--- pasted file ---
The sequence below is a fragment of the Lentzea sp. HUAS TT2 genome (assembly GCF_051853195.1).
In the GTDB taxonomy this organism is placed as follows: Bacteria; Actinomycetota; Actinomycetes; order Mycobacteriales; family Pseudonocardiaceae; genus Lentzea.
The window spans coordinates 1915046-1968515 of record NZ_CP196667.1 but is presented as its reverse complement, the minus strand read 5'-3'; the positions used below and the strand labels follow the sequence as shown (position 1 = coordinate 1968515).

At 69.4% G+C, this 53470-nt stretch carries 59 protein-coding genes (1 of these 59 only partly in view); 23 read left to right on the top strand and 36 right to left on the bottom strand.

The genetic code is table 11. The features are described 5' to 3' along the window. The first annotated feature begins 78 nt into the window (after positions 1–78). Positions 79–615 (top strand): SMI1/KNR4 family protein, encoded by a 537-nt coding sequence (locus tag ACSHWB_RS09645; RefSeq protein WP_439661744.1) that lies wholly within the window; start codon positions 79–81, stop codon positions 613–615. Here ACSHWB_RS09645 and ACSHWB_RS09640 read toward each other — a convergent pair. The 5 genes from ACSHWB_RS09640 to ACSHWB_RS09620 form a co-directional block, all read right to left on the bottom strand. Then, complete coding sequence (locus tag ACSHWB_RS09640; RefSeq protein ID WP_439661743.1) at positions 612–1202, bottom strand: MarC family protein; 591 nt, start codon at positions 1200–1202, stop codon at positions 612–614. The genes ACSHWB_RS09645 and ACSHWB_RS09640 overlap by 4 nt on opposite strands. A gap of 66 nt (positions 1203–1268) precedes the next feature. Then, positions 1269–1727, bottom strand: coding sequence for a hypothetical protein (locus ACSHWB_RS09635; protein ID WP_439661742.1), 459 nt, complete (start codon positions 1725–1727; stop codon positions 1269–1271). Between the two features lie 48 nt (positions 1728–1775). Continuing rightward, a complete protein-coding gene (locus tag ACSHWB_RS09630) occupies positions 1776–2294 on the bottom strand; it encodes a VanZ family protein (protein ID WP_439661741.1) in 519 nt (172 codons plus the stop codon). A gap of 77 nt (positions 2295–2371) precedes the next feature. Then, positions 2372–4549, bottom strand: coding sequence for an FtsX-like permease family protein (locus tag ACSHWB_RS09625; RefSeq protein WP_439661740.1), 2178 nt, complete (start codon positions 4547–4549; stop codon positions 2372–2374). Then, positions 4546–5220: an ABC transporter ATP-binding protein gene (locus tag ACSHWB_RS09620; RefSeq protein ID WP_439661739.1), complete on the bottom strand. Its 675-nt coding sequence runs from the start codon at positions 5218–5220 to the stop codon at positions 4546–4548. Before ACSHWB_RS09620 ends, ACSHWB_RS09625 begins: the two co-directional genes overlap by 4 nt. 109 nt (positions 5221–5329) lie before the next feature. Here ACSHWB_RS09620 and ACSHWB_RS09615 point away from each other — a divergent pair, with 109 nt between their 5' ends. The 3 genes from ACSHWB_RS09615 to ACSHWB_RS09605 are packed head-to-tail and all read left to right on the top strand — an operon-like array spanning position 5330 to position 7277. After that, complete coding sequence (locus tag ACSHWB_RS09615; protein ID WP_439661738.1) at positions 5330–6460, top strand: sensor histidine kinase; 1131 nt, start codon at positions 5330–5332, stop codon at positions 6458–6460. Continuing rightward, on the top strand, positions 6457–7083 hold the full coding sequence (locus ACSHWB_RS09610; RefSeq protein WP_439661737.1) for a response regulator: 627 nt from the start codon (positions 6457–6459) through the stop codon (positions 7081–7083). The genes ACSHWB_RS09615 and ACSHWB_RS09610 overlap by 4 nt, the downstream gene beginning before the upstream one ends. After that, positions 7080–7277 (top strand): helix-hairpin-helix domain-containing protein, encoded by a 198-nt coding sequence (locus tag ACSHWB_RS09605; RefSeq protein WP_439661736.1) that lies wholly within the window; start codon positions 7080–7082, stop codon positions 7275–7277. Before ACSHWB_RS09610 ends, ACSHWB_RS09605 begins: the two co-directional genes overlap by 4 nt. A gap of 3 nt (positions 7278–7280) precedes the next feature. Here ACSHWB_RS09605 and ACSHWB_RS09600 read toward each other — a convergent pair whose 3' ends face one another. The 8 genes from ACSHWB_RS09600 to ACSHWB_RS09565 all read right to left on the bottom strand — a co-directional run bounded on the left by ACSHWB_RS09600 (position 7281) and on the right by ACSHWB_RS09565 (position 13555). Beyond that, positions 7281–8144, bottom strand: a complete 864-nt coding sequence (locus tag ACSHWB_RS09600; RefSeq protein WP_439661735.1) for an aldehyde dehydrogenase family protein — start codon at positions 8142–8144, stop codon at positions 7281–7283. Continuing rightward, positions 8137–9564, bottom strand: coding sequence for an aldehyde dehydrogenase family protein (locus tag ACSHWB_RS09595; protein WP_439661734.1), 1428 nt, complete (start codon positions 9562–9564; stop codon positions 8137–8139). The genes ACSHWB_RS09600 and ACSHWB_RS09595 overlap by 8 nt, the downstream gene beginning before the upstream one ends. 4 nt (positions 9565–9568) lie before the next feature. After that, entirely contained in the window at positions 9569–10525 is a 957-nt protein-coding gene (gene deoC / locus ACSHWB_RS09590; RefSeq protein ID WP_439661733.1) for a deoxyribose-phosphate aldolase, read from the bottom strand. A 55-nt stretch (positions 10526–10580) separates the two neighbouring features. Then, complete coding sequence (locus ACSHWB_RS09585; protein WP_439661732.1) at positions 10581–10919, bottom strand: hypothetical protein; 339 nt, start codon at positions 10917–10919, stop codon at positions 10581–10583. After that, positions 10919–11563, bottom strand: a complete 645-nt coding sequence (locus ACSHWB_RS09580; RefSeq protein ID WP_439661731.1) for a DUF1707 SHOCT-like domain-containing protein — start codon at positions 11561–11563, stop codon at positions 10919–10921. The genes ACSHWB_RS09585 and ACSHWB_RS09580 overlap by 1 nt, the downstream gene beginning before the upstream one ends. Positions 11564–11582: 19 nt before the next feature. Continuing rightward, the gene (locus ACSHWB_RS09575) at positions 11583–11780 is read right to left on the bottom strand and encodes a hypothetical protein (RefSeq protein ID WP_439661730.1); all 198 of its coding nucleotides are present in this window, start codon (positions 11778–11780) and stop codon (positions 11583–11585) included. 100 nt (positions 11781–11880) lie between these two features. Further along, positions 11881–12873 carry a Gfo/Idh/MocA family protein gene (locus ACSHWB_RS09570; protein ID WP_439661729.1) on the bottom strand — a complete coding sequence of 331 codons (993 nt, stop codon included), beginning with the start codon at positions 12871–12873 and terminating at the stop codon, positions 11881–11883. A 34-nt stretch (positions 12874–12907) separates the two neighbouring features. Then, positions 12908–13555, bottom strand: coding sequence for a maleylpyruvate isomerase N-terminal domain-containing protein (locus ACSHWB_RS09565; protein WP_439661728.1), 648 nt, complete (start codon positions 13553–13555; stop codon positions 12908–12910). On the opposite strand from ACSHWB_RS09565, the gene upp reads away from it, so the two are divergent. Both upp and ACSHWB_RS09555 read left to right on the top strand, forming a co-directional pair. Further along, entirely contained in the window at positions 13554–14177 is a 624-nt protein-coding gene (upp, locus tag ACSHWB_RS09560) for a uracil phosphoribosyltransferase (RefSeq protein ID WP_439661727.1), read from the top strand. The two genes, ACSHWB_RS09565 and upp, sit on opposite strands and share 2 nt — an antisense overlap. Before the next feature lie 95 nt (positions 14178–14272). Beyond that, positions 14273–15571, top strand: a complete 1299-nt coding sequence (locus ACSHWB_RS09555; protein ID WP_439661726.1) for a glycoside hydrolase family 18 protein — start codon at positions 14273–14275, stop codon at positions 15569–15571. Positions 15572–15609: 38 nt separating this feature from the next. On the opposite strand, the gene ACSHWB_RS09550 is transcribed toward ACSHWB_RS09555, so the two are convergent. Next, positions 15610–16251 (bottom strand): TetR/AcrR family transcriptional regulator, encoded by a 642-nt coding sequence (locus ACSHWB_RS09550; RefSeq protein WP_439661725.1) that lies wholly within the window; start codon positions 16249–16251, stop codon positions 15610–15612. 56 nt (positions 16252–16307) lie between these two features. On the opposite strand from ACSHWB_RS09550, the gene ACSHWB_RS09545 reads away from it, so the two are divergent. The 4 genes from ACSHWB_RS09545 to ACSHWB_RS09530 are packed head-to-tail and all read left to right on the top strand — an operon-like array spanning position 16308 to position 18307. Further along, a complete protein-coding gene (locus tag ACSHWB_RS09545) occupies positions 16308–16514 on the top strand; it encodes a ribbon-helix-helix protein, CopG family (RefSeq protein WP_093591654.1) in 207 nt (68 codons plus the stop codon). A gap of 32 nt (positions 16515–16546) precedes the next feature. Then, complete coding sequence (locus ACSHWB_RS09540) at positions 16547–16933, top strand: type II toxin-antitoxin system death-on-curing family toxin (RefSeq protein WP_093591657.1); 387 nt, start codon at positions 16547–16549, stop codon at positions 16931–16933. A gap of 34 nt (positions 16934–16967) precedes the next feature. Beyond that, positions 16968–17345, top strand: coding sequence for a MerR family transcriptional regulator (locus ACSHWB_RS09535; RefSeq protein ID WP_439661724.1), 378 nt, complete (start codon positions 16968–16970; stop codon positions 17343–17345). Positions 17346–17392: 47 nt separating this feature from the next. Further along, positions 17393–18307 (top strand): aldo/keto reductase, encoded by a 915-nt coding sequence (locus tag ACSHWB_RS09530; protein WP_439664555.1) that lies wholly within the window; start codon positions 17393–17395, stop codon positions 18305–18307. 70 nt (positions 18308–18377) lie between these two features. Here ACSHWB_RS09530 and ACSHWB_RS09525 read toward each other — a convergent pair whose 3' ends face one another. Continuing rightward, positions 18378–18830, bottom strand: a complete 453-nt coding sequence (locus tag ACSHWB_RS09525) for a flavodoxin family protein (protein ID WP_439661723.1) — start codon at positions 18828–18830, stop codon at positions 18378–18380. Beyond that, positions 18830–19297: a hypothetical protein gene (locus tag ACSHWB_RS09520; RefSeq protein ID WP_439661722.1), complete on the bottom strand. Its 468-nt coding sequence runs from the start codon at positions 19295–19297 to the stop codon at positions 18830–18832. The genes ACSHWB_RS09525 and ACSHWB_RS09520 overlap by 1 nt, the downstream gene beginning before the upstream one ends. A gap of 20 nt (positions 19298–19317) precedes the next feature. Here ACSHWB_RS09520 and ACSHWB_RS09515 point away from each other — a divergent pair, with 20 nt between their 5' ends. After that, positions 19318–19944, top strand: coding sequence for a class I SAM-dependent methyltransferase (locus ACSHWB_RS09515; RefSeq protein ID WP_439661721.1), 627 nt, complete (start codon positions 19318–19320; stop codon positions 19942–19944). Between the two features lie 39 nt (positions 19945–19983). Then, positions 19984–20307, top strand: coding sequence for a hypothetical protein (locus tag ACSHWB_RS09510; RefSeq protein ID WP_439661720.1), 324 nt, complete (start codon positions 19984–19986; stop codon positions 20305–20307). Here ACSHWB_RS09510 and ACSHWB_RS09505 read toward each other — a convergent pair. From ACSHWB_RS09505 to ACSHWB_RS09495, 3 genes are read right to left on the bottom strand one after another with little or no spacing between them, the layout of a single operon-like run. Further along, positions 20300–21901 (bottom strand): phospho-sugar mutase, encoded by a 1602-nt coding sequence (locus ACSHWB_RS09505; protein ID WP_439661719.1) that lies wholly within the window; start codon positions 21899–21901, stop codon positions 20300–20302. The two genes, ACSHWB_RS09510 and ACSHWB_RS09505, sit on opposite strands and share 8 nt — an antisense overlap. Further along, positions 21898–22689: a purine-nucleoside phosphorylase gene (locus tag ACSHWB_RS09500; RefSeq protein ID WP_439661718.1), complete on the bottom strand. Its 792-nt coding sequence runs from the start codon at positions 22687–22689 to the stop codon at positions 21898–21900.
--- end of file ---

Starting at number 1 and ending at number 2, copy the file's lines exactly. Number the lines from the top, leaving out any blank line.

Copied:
The sequence below is a fragment of the Lentzea sp. HUAS TT2 genome (assembly GCF_051853195.1).
In the GTDB taxonomy this organism is placed as follows: Bacteria; Actinomycetota; Actinomycetes; order Mycobacteriales; family Pseudonocardiaceae; genus Lentzea.